Conduct exFAT Formatting in Windows 7 with Windows 7 Support

Owing to a highly responsive interface and quite a few high-end utilities, Windows 7 happens to be the most sought after computing platform of the times. However, alike other operating systems, your Windows 7 PC is vulnerable to various computing issues, and may require to be formatted at one point or the other. Hence, the Windows 7 support team thinks that there is a strong case for educating users about the formatting procedure to be applied in Windows 7.

Before we delve into the details of exFAT formatting in Windows 7, it would be in order to refresh our theoretical base in this regard, and thereby enable us to perform the procedure with greater authenticity.

What is FAT?

FAT (File Allocation Table) is fundamentally a computer file system architecture, wherein data is organized as logical sectors or clusters. Your PC’s hard drive is one typical example where the FAT mechanism is applied.

exFAT is an advanced file system architecture that allows increased scalability, free space allocation, support for access control lists and many other file management options. Windows XP was the first OS in which the exFAT system was applied. With the release of Windows 7, the exFAT file system became default and thus brought in the exFAT formatting technique.

Formatting Windows 7- the exFAT way.

As mentioned above, formatting the drives of your Windows 7 PC can be done via the exFAT method. Since the terminology may seem like Greek and Latin to you, the Windows 7 support team gives you the following simplified procedure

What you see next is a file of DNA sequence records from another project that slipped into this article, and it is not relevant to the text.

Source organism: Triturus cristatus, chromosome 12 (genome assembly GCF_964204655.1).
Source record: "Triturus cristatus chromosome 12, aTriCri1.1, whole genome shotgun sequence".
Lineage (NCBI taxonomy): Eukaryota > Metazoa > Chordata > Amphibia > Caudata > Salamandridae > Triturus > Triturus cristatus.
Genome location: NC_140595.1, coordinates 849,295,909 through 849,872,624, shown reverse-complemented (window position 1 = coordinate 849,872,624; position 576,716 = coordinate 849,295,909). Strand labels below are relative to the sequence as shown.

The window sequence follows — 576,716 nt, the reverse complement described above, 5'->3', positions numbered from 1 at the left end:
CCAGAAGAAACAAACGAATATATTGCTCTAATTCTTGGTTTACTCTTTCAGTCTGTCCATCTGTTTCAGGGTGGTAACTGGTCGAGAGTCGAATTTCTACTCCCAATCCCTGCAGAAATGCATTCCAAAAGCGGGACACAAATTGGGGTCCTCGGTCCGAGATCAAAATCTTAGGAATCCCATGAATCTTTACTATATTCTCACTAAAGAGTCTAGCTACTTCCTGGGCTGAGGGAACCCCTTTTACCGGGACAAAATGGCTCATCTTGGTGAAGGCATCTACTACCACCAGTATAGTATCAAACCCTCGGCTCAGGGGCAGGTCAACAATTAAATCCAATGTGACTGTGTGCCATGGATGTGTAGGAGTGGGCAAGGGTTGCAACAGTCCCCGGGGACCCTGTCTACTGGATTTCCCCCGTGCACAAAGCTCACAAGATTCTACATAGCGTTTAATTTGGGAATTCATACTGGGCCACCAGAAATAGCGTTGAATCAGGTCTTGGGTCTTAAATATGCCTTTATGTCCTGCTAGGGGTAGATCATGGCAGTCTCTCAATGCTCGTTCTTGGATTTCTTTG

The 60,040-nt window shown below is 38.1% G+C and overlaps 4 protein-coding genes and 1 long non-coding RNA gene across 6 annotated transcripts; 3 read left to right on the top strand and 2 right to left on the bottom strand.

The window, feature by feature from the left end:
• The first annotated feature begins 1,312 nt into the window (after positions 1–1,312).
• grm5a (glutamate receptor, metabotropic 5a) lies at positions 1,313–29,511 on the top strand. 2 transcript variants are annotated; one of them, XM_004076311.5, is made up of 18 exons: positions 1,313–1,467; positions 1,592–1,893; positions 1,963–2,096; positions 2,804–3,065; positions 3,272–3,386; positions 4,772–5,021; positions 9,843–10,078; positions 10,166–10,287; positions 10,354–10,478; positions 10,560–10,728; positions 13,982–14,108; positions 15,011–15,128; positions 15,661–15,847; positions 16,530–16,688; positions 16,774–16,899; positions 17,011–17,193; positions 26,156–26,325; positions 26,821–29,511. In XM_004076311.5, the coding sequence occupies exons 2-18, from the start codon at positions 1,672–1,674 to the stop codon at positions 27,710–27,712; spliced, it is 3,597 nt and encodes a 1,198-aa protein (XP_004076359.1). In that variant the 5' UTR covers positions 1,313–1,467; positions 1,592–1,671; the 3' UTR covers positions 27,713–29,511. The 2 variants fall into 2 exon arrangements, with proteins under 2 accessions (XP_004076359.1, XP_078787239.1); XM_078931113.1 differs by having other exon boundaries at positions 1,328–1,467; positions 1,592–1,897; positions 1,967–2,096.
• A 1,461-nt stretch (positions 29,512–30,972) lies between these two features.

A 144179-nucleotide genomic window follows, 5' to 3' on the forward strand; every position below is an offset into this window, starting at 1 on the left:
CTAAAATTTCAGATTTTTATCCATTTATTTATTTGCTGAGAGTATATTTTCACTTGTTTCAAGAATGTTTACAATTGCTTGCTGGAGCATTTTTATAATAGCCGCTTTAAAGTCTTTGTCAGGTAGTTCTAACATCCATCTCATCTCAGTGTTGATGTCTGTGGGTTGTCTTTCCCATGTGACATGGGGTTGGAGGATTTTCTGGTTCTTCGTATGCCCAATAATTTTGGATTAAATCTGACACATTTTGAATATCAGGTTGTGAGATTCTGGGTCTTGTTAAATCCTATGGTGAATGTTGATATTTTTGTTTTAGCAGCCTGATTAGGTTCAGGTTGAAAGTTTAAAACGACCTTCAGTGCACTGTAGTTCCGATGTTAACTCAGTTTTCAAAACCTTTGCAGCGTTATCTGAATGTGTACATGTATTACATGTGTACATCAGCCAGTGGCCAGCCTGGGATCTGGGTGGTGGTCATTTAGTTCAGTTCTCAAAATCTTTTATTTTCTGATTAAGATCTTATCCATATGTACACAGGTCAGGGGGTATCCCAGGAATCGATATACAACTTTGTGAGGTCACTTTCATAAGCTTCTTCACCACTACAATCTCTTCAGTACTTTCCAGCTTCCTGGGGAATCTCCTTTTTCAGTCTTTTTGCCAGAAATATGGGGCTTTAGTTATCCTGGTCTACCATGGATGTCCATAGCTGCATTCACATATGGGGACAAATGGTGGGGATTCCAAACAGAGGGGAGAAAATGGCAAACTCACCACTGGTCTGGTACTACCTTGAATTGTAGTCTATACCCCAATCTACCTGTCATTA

1. Connect the concerned drive to your PC as a slave drive or a secondary main drive, for which you may rely on a USB drive enclosure or a media card. It is to be noted that you won’t be able to reformat the main hard drive via the exFAT method and hence a slave connection is required.
  2. Go to “Start” and open “My Computer”.
  3. Right-click on the drive that has been connected as the slave drive.

Again, it requires mention that formatting the main hard drive using the exFAT method is not possible on a Windows 7 operating system; hence, you’ll have to correctly identify the drive you wish to format, which has been connected as the slave drive.

  1. You may now select the file system format type as “exFAT”.
  2. Once you’ve made the required selections, you may click on “Start” to trigger the formatting procedure.

Well, that’s it! You’ve successfully formatted your drive, the exFAT way.

In the unlikely event that any issues arise, please contact the Windows 7 support team.